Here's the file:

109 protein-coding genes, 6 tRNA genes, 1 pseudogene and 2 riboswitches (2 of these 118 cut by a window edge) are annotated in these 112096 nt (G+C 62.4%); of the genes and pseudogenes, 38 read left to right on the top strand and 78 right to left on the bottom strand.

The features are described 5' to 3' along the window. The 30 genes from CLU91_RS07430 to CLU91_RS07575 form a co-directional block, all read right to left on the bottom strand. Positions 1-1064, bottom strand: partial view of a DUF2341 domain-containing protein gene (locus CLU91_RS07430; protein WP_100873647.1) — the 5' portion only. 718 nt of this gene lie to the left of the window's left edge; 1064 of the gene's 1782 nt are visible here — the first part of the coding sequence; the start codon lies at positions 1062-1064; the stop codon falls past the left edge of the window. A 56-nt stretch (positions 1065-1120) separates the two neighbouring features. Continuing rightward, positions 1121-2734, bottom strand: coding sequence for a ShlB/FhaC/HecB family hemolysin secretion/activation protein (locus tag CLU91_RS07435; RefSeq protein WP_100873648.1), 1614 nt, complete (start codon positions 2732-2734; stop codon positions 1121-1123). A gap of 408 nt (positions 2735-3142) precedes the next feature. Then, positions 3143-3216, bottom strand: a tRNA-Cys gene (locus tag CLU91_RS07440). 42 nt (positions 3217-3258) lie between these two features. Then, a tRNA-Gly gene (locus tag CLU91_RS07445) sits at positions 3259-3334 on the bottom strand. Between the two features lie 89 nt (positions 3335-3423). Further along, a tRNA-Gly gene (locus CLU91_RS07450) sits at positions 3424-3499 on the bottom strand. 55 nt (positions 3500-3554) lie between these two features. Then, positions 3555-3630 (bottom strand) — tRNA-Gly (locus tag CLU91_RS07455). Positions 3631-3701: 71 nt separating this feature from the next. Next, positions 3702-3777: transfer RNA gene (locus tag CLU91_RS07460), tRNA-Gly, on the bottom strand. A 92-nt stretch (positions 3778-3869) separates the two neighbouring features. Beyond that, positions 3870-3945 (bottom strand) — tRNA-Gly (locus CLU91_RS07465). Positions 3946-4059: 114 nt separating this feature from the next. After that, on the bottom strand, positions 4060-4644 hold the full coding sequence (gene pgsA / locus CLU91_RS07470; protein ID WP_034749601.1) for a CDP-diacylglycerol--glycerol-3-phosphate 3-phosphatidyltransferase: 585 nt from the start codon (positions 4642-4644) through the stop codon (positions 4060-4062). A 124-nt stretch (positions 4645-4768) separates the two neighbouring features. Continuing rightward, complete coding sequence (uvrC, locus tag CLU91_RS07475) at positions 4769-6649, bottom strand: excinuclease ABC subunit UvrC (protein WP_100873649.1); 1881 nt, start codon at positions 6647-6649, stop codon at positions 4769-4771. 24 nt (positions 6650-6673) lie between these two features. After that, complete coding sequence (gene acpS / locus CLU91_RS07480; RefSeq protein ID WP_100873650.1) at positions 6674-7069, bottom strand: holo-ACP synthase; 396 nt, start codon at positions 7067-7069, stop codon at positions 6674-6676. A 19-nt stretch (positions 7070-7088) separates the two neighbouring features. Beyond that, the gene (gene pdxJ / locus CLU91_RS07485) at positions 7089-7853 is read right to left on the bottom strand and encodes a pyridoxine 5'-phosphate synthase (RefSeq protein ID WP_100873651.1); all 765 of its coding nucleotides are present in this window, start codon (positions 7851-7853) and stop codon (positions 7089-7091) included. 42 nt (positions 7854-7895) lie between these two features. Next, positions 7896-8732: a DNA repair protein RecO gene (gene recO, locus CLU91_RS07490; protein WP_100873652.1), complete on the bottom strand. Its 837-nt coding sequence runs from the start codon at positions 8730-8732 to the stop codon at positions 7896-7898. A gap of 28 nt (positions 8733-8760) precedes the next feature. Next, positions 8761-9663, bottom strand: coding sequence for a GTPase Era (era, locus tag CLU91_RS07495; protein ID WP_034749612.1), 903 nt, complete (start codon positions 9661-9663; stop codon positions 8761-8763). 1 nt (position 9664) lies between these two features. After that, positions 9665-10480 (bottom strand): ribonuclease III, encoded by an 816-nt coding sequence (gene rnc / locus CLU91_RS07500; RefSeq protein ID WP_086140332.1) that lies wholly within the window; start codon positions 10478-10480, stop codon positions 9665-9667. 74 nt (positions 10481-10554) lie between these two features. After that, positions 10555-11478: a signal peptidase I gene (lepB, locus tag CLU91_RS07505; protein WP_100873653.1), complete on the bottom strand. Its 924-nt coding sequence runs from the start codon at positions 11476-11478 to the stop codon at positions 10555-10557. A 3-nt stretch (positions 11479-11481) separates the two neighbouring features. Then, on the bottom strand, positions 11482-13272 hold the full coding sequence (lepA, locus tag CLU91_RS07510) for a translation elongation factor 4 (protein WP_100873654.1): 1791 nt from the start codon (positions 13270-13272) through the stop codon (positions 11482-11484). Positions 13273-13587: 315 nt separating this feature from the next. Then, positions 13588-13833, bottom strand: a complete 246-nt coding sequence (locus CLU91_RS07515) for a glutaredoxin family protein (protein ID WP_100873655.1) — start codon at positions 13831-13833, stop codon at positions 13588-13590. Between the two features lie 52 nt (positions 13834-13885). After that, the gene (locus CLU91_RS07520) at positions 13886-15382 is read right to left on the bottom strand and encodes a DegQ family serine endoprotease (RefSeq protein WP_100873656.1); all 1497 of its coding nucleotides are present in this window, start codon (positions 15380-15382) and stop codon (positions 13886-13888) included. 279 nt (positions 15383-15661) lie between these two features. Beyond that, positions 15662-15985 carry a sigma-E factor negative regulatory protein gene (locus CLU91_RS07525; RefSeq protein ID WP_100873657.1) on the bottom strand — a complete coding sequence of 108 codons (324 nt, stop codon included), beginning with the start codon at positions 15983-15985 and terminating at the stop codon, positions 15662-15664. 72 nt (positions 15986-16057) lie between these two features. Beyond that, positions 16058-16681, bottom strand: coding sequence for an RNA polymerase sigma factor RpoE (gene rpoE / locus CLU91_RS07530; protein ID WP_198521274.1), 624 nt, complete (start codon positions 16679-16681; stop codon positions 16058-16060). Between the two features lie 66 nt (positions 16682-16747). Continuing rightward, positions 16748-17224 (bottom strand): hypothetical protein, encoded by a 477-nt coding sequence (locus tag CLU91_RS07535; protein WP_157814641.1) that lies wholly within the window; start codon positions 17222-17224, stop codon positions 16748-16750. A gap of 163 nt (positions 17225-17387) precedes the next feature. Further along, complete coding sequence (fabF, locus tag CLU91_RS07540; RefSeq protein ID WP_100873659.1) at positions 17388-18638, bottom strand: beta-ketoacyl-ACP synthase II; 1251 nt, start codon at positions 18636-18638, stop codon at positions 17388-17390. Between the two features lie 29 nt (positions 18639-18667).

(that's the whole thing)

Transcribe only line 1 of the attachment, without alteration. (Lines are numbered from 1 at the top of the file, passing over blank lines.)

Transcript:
109 protein-coding genes, 6 tRNA genes, 1 pseudogene and 2 riboswitches (2 of these 118 cut by a window edge) are annotated in these 112096 nt (G+C 62.4%); of the genes and pseudogenes, 38 read left to right on the top strand and 78 right to left on the bottom strand.